One Way to do Salerno

Salerno is a port city southeast of Naples, Italy,  and is often utilised by cruise ships for visits to Pompeii, Herculaneum, Sorrento and the Amalfi Coast.

Indeed, Salerno is often overshadowed by the more well-known and popular  cruise port of Naples

But Salerno has a wealth of tourist attractions: historical, religious, architectural and of course, sun kissed beaches.

As a tourist destination, Salerno benefits from its close proximity to the stunning and renowned Amalfi coast but this review is going to concentrate on what to do and see within an easy distance of the cruise ship’s berth.

Our visit in November 2019 was a first for us and we had planned to see a number of tourist attractions…

By far the most important, and therefore first on our list, was Castello di Arechi…

That’s it up there on the hill overlooking the city and is probably Salerno’s most famous landmark.

The forbidding Castello di Arechi, an original Byzantine fort built in the 8th century, is dramatically positioned some 300 metres above the city

Our research had indicated that there is a bus service (No 19)  available that departs from near the Tourist Information Office  at Piazza XXIV Maggio.

On our arrival at Salerno we had to overcome one slight problem first. The ship had berthed in a commercial port and we were informed that we were not permitted to walk through the dock. Shuttle buses had been organised however these shuttle buses would not commence service till 9.00 am.

Our plan was to catch a local bus to the Castello di Arechi and get a taxi back into the town to continue with our visit plan. Undeterred we disembarked minutes after 8.15 am and, as luck would have it, there before us was a taxi driver, meet Nino…

A quick negotiation took place and for a total of €40 we had a deal in which he would get us to the castle, wait whilst we explored,  and then deliver us to our next furthest point on the plan map, the Acquedotto Medievale, or Medieval Aquaduct.

Little did we realise at the time what a bonus this was going to be. Apart from the fascinating drive through the tight narrow streets of Salerno, Nino had us at the Castle 10 minutes before it officially opened and we basically had the place to ourselves. Indeed, I was able to take this photograph of the ship’s berth before the shuttle bus service had even started…

In fact we were entering the castle at the same time the shuttle bus would be leaving.

There are two methods of entry  to the castle, either a climb along …

…the steps and pathway up one side of the castle or, for those with mobility issues, there is  lift access just to the right of the car park, signposted…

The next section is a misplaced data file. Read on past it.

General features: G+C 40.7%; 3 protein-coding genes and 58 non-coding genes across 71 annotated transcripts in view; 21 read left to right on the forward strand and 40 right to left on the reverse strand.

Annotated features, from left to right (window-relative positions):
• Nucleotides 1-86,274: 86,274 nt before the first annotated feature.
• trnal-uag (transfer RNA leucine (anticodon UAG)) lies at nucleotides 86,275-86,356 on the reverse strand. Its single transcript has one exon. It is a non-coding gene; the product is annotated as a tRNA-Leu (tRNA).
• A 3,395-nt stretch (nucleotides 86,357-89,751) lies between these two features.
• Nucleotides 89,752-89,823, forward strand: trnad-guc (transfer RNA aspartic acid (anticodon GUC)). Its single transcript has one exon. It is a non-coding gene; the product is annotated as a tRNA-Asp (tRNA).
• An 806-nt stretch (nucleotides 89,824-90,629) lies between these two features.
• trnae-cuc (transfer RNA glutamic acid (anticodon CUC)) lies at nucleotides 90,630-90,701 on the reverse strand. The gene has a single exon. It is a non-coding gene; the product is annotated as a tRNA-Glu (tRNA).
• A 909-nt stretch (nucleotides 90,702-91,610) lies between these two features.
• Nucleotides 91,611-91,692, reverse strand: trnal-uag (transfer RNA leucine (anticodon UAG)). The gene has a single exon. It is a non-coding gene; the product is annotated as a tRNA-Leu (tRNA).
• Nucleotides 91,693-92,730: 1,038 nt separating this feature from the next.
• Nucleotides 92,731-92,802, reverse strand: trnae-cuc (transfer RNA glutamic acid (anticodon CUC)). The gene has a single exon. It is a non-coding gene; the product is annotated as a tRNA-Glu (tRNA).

…which alights…

…on one of the ‘upper’ terraces of the castle…

It’s a good walk up to the entrance…

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…with some glorious views along the way …

Once inside there is a courtyard …

…which houses a cafe and the ticket desk. But here was a very pleasant surprise. We were asked our ages – God, do we look that old? – and on confirming we were both over 65 years, we were given complimentary entry.

The castle itself is characterised by towers connected by a drawbridge, among which is the Bastiglia, and has a central point around which the entire complex revolves…

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Well worth looking at is the Cinque Centeschi, aka the  16th Century Ovens that were the centre piece of the Castle kitchens…

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Today the castle it is the property of the Province of Salerno and in addition to the battlements it also hosts a comprehensive  museum with an interesting array of exhibits…

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Of course the icing on the cake has to be the views…

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Nino had waited the hour for us and we now headed back down into town where he dropped us within metres of Aqueduto medieval…

The medieval aqueduct of Salerno was built in the ninth century to supply water to the monastery of St. Benedict, at the eastern walls of the city…

 

In the heart of Salerno, what a fascinating surviving structure the aqueduct is. It consists of two branches: one coming from the hills to the north, the other one from the high ground to the east of the city; both rejoined along the street to the right of the photograph below..

…to the left here…

…and in most of its glory here…

A number of legends now surround its construction but suffice to say, it remains in remarkable condition and is well worth a visit.

Very conveniently, running almost parallel with the aqueduct is the Via Velia which took us right down onto the waterfront promenade…

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A short distance along the promenade is the Salerno ‘City Eye’…

Irresistible really…